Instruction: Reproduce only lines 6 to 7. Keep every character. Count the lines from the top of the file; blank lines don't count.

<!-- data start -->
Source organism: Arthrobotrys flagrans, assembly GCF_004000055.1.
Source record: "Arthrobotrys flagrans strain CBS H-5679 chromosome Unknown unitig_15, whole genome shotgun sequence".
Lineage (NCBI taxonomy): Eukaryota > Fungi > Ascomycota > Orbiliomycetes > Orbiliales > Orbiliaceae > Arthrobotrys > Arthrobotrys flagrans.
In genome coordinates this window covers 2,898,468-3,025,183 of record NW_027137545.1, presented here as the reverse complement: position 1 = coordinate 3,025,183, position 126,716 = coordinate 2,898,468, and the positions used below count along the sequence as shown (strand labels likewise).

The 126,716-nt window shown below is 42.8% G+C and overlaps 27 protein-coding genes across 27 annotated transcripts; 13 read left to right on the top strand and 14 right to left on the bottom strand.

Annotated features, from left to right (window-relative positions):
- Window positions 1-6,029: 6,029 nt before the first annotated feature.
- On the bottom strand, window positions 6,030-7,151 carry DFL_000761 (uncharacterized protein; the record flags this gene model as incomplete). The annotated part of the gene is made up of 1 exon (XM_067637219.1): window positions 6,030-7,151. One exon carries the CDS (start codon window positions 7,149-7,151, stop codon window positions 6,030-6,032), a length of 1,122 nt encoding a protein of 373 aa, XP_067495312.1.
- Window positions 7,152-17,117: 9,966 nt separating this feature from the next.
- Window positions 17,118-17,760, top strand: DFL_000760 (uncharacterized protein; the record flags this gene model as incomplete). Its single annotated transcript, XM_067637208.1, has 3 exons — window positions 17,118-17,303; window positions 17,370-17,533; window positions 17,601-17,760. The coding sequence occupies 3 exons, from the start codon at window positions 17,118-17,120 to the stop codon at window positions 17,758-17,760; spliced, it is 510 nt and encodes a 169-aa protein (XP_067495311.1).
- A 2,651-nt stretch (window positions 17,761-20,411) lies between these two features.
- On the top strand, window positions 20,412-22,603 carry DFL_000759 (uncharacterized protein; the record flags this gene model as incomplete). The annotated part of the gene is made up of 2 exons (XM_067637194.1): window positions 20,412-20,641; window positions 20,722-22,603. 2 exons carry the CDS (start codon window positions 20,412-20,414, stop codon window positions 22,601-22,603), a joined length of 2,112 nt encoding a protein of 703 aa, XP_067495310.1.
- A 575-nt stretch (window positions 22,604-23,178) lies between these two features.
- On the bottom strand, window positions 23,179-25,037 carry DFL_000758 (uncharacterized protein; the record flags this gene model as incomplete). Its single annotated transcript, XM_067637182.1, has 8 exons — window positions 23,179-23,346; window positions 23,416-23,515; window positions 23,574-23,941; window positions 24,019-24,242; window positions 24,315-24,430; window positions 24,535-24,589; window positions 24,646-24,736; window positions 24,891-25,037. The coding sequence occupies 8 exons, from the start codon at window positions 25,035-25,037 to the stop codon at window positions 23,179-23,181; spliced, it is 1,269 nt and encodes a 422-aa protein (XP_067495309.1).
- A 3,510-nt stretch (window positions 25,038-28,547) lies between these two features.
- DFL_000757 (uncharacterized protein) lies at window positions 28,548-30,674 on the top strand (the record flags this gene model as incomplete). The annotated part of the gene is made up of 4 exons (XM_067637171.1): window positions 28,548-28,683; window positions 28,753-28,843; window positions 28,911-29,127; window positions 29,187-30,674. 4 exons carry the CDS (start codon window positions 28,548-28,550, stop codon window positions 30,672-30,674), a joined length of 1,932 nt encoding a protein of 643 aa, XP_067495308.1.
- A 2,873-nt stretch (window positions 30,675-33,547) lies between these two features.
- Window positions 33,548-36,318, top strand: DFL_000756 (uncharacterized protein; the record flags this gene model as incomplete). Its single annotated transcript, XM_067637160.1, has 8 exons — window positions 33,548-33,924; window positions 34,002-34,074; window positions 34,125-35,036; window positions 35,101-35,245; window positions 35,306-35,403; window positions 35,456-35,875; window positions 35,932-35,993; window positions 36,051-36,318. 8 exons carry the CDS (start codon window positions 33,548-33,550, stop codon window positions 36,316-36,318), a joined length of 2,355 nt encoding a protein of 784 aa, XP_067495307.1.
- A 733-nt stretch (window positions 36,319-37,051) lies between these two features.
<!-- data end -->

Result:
Annotated features, from left to right (window-relative positions):
- Window positions 1-6,029: 6,029 nt before the first annotated feature.